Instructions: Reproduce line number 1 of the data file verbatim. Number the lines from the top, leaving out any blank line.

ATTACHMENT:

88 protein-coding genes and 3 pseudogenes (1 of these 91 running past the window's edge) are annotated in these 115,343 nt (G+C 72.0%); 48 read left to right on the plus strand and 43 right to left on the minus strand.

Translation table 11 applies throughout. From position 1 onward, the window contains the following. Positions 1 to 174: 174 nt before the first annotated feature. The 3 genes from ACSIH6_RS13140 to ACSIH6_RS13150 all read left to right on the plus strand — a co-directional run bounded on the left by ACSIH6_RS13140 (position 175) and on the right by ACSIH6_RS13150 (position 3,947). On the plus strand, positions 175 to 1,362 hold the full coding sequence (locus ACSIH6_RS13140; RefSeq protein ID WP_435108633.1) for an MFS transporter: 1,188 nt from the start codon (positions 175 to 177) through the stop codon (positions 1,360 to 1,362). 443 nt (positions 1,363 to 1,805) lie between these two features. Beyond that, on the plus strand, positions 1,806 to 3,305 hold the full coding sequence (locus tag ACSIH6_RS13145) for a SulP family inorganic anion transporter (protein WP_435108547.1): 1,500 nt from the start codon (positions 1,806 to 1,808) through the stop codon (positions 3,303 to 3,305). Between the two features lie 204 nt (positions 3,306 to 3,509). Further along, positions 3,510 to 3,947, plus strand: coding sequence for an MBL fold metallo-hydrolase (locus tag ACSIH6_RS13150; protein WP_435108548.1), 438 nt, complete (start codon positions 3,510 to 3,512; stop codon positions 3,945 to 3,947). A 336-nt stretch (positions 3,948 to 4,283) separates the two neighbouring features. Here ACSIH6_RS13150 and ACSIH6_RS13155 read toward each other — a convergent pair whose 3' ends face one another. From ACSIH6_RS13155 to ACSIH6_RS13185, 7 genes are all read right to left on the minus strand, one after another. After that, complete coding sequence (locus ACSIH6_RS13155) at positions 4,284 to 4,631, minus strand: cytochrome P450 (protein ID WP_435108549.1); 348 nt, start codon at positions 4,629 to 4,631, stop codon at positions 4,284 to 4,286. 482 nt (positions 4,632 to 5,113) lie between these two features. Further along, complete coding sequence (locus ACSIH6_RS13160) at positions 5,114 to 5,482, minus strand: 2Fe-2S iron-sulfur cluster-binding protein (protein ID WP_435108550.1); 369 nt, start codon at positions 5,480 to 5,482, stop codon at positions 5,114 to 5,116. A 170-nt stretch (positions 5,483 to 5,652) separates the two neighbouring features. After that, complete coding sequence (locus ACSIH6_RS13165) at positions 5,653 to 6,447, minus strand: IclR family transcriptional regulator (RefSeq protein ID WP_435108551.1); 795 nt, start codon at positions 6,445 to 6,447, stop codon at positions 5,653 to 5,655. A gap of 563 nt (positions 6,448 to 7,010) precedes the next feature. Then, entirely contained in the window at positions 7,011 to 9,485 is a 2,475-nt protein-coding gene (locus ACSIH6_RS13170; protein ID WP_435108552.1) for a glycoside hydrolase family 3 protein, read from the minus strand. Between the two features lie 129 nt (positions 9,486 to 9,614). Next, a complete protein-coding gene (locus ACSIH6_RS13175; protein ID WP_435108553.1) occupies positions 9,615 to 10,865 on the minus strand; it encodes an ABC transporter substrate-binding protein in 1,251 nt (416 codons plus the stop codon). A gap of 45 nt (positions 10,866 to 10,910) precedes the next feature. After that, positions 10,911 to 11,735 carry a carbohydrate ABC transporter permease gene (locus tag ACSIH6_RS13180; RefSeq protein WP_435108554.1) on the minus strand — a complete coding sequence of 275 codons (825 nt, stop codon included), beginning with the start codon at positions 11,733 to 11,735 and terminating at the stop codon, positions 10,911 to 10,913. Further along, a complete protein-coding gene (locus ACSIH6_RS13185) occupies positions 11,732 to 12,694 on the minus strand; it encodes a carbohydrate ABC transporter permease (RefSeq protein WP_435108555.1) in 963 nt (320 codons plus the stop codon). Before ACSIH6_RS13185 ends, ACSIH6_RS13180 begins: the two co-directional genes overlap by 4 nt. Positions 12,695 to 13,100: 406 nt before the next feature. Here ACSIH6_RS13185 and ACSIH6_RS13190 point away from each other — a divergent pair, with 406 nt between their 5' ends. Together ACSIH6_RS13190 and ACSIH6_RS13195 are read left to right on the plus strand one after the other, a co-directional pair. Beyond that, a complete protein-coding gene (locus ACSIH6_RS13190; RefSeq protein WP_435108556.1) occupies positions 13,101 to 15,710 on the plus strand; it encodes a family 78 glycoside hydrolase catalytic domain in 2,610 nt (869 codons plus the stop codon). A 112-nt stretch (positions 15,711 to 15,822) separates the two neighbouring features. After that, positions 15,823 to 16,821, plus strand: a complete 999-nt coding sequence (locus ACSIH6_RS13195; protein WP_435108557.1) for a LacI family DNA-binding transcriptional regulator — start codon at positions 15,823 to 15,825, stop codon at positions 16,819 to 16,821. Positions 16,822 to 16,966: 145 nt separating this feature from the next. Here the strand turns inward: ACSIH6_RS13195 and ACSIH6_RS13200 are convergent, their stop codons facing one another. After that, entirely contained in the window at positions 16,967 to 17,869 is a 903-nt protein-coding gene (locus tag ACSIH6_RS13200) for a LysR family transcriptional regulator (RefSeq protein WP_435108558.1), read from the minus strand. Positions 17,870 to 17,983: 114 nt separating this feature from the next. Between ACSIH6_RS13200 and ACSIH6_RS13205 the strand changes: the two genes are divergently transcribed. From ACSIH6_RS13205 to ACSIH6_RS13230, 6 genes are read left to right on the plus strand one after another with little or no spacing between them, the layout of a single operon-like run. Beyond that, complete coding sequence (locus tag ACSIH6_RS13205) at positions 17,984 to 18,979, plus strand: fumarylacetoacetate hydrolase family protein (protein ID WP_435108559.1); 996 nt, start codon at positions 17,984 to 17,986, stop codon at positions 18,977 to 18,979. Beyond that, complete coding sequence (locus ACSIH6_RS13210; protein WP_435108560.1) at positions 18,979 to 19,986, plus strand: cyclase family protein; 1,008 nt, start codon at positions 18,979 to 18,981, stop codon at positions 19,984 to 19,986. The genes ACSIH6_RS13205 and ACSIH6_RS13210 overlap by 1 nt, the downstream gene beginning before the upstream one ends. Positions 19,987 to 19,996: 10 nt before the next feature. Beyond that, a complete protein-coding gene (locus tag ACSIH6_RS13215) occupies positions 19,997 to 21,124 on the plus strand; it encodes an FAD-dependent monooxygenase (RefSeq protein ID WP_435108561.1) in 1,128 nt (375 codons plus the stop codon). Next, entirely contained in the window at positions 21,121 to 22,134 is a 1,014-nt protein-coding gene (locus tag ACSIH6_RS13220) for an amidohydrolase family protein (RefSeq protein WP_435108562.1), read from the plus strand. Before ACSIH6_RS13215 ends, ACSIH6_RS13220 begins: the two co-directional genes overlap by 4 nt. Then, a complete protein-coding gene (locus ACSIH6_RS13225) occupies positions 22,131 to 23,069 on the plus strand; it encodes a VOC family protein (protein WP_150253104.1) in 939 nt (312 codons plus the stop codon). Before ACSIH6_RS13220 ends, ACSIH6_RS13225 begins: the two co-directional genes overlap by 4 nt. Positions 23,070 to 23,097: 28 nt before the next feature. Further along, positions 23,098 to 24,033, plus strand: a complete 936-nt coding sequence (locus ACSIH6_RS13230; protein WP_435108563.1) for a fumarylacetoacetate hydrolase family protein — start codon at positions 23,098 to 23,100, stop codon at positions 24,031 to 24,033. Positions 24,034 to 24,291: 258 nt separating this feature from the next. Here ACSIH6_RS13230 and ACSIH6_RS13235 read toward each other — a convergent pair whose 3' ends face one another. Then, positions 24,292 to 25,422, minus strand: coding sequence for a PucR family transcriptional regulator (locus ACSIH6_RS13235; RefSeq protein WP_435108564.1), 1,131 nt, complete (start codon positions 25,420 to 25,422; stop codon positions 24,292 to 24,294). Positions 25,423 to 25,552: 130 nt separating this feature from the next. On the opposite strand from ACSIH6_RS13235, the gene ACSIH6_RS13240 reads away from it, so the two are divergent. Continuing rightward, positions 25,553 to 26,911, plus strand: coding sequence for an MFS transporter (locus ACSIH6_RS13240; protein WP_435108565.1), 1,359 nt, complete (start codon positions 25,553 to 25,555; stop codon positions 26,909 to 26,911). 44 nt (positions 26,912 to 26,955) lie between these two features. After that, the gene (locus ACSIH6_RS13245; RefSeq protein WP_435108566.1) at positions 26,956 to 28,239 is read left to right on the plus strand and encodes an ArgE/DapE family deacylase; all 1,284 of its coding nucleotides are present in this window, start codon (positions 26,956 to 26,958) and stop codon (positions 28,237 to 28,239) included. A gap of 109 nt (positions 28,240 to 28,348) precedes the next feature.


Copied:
88 protein-coding genes and 3 pseudogenes (1 of these 91 running past the window's edge) are annotated in these 115,343 nt (G+C 72.0%); 48 read left to right on the plus strand and 43 right to left on the minus strand.